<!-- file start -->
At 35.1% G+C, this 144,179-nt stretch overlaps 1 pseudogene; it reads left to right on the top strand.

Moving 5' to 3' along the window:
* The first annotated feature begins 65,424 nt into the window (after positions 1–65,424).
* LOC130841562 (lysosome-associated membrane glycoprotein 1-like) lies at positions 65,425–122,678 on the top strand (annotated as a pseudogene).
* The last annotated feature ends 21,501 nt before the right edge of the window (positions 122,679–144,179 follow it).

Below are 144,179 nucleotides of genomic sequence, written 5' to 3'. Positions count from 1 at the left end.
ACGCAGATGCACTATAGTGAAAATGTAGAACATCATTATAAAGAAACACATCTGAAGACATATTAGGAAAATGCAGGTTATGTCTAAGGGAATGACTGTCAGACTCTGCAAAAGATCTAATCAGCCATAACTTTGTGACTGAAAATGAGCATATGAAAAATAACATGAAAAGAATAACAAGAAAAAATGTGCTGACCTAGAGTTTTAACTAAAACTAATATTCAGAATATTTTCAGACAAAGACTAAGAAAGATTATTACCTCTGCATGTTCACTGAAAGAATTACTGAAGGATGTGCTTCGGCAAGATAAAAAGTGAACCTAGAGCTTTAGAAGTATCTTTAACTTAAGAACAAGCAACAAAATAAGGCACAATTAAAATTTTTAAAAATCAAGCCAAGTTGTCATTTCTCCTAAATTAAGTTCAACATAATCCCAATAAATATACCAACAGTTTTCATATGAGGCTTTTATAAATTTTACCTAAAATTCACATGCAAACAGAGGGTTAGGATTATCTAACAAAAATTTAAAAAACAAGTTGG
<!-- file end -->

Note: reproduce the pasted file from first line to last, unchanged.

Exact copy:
At 35.1% G+C, this 144,179-nt stretch overlaps 1 pseudogene; it reads left to right on the top strand.

Moving 5' to 3' along the window:
* The first annotated feature begins 65,424 nt into the window (after positions 1–65,424).
* LOC130841562 (lysosome-associated membrane glycoprotein 1-like) lies at positions 65,425–122,678 on the top strand (annotated as a pseudogene).
* The last annotated feature ends 21,501 nt before the right edge of the window (positions 122,679–144,179 follow it).

Below are 144,179 nucleotides of genomic sequence, written 5' to 3'. Positions count from 1 at the left end.
ACGCAGATGCACTATAGTGAAAATGTAGAACATCATTATAAAGAAACACATCTGAAGACATATTAGGAAAATGCAGGTTATGTCTAAGGGAATGACTGTCAGACTCTGCAAAAGATCTAATCAGCCATAACTTTGTGACTGAAAATGAGCATATGAAAAATAACATGAAAAGAATAACAAGAAAAAATGTGCTGACCTAGAGTTTTAACTAAAACTAATATTCAGAATATTTTCAGACAAAGACTAAGAAAGATTATTACCTCTGCATGTTCACTGAAAGAATTACTGAAGGATGTGCTTCGGCAAGATAAAAAGTGAACCTAGAGCTTTAGAAGTATCTTTAACTTAAGAACAAGCAACAAAATAAGGCACAATTAAAATTTTTAAAAATCAAGCCAAGTTGTCATTTCTCCTAAATTAAGTTCAACATAATCCCAATAAATATACCAACAGTTTTCATATGAGGCTTTTATAAATTTTACCTAAAATTCACATGCAAACAGAGGGTTAGGATTATCTAACAAAAATTTAAAAAACAAGTTGG